i went down to the quarry 
where biplanes go to die
to look for stone. my mouth
was a new wound. echoed like
lake water. refused to grow teeth.
every night i would 
press my thumb to the roof
of my mouth in the hopes
of inspiring migrations.
i have tried many materials:
wooden & fur & graphite.
taking my tool-set to carve 
each obelisk. when i was a child
we played ghost in the graveyard 
in our father's mouth.
he risened blue & spat us all
into the sink. i left a glove
stuck between two of his teeth.
when i make my own
i always think of him, carrying 
buckets of coal into a fire.
how his teeth were sometimes,
on the right night, just blue flames.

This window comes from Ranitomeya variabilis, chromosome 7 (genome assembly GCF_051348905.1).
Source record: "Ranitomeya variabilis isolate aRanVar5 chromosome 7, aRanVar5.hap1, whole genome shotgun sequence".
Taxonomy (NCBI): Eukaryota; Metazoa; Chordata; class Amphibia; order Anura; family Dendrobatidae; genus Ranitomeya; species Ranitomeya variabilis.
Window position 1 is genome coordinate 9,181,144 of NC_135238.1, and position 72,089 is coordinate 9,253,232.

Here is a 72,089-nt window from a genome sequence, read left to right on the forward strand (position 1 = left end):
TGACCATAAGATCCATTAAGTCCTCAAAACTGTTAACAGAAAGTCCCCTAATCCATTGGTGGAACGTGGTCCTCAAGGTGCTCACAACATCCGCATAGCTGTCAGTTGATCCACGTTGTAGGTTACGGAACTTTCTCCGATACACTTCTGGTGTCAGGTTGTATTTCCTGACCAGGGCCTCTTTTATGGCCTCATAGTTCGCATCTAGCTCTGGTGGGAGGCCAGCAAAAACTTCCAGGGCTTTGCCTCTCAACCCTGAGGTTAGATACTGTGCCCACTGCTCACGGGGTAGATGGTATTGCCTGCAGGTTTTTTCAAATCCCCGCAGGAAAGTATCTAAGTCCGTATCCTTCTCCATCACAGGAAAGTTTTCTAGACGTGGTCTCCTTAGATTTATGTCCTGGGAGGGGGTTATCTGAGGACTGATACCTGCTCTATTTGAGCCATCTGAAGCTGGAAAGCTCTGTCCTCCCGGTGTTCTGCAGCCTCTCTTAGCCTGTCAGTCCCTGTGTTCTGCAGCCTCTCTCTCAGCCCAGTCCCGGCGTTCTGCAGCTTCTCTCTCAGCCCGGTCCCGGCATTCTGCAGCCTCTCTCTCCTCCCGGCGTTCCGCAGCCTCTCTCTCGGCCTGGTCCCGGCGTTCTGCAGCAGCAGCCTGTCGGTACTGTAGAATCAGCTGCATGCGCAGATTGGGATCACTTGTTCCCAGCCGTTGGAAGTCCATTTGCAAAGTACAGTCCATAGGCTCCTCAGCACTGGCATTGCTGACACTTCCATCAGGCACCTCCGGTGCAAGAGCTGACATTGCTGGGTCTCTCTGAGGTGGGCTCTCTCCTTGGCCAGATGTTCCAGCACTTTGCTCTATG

tongue scorched from repetition.
i choose grey stones. fill my pockets.
theft is almost always neccesary
for building. these rocks 
are not mine just as 
they are not the quarry's 
just as they are barely even
belonging to the earth. we were all
a product of one great pressure
be it gravity or gender 
or chewing. i want to eat 
like the gods do: fed by
a gentle follower's hands. 
instead i squat, pigeon-like 
amoung the rubble looking 
for potential teeth. set them
in my mouth one by one. 
ask a passing snake 
what he thinks as i grin--
my smile a half-finished puzzle.
he is too polite to comment.
what you should know though
is there was no original teeth.
i have to make them
just like my father does 
from pencils & broken glass
& plundered cuff links.
open wide to a passing flock above.
airplanes headed to their burials.
they spell "not yet"
in the wonder-blue sky. 

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